Craft unions had deeper roots in the state. The official program of the 1908 Labor Day celebration in Columbia listed twenty-one different craft unions, from barbers, bookbinders, and carpenters, to glassblowers, loom fixers, machinists, painters, tailors, typographers, and weavers. Several merchants placed special advertisements for union members in the program. One boasted that all of his clerks were union members. In 1917 craft unions in the state created the South Carolina Federation of Labor, an affiliate of the American Federation of Labor.

The booming economy of World War I provided unprecedented opportunities for unionization. The ranks of organized labor soared among craft and industrial workers. As elsewhere, this growth declined when the economy slumped drastically after the war ended. The United Textile Workers were particularly damaged by production and wage cuts in textiles in the immediate postwar years. To make matters worse, textiles, the state’s largest industry, generally experienced a long-term slump during most of the 1920s, which deepened with the Great Depression of the 1930s.

Cotton manufacturers responded by reducing their workforces and by the “stretch-out”—steep increases in workloads without increases in pay. Desperate and angry, mill hands struck back. In 1929 they engaged in a series of strikes, most notably at Ware Shoals, the site of the only union-led of these strikes. These actions led to a legislative hearing and a report from the South Carolina General Assembly that criticized management. Some in the legislature even proposed legal limits on the number of machines assigned to a worker.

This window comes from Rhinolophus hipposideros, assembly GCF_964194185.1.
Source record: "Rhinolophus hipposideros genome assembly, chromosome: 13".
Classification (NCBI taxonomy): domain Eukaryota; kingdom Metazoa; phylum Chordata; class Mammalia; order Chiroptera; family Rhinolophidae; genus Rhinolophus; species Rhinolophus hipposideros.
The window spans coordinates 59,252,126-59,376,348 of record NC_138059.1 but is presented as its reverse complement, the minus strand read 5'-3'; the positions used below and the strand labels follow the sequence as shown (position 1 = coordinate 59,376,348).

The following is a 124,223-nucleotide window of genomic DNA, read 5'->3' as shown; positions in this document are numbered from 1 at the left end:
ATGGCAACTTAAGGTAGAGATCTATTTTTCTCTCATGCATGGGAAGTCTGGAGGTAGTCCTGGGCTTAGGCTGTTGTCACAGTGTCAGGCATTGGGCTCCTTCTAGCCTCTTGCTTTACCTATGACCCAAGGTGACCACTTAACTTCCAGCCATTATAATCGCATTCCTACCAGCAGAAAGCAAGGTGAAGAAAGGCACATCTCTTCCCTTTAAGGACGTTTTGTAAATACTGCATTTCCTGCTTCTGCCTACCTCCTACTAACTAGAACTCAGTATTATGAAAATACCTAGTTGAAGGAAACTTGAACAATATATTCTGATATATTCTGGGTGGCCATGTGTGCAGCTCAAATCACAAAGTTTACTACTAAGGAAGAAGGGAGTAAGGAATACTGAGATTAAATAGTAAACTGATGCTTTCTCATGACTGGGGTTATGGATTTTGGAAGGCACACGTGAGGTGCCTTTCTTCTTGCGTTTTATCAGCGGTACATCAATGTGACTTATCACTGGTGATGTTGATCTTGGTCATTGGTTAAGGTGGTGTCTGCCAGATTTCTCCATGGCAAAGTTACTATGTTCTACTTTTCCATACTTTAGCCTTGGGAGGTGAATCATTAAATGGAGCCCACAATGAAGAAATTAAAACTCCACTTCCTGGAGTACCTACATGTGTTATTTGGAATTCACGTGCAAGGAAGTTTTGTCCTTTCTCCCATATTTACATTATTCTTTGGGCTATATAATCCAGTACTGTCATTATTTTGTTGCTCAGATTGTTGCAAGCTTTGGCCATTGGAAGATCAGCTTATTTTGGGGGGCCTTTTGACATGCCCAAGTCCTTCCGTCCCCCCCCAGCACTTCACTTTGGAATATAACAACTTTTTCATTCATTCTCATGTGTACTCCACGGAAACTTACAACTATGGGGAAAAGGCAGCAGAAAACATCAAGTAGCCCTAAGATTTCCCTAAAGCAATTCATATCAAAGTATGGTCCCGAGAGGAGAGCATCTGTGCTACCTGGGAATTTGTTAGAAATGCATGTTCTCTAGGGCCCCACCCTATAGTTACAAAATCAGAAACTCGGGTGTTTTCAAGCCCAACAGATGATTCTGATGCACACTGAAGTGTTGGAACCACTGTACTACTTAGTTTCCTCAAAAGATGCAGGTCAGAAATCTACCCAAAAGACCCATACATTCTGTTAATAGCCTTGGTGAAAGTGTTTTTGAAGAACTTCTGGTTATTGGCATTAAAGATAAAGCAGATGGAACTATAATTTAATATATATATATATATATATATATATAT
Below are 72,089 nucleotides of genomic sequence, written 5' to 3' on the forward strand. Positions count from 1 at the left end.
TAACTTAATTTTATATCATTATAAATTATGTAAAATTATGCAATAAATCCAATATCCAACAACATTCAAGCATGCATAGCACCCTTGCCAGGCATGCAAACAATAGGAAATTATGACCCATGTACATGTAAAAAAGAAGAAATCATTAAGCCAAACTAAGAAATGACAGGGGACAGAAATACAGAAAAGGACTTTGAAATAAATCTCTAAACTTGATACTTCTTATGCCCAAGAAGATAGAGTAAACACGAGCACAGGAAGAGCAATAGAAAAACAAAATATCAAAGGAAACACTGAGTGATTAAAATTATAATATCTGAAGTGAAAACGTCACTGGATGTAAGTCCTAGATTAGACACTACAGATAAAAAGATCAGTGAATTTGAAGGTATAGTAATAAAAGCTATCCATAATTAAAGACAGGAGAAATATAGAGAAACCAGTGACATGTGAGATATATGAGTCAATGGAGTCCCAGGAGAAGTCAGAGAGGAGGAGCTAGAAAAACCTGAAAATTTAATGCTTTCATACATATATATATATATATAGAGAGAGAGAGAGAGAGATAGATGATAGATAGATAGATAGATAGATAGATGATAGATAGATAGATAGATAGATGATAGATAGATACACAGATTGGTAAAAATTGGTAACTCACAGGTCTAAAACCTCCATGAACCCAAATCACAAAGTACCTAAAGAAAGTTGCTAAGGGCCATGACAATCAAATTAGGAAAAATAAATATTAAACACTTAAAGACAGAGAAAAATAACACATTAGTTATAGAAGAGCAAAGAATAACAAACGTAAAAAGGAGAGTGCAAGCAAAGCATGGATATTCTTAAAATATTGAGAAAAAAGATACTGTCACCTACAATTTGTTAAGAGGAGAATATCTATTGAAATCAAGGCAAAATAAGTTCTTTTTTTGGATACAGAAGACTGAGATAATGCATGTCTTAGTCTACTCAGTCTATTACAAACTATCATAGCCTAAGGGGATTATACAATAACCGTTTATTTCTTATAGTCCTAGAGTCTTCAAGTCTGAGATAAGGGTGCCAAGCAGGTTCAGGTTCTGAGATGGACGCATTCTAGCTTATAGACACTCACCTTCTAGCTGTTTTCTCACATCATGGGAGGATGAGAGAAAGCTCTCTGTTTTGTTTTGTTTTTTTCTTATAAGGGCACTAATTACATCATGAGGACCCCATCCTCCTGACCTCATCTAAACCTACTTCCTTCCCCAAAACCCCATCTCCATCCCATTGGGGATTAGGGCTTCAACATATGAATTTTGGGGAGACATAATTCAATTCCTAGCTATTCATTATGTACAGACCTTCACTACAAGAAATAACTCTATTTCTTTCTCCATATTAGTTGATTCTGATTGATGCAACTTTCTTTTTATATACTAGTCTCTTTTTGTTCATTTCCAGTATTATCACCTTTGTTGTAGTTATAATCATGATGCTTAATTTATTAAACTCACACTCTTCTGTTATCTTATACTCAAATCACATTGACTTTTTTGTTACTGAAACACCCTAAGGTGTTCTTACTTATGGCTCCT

President Franklin Roosevelt and his New Deal offered a very different approach to labor relations than what had prevailed before. Encouraged by the collective bargaining provisions of the National Industrial Recovery Act (1933) and a sympathetic president in the White House, mill hands eagerly joined the United Textile Workers in 1933 and 1934. Greenville textile workers conducted a major, largely unsuccessful strike in 1933, almost a year before the great General Textile Strike. In early September 1934 tens of thousands of South Carolina’s textile workers left their looms, some eagerly joining “flying squadrons” of strikers who traveled from mill to mill to call out workers and close plants. Violence and intimidation took place, for which both the strikers and their opponents were to blame. Deaths also occurred, the worst at Honea Path in Anderson County where seven striking workers died. Management, supported by local and state authorities, crushed the strike. Governor Ibra Blackwood weighed in heavily on the side of management and against the strike.

Workers returned to mills where the stretch-out continued and where employers, who abided by the National Industrial Recovery Act only when it suited them, refused to recognize the union or to bargain collectively. However, some employers may have modified some of the labor practices that workers grieved. Many workers were not allowed to return to the mills: companies blacklisted them for life, often colluding with each other in industrywide blackballing. The defeat of the 1934 strike, one of the largest in American history, may have harmed subsequent efforts to unionize the state’s textile workers. Some locals struggled on after the strike and served as the seeds for modest successes at unionizing textiles in the late 1930s and during World War II. On the eve of that war, textiles in South Carolina, as in the rest of the South, remained far less unionized than other major American industries. Thus, unions in South Carolina had a small foundation to build on when World War II presented an extraordinary opportunity for expanding the ranks of unions. Despite the modest foundation of organized labor, the number of unionized workers in South Carolina rose from approximately five thousand in 1938 to almost forty thousand in 1948. Although organized labor’s ranks had grown by eight hundred percent in one decade, only a little over nine percent of nonfarm workers in the state were in unions.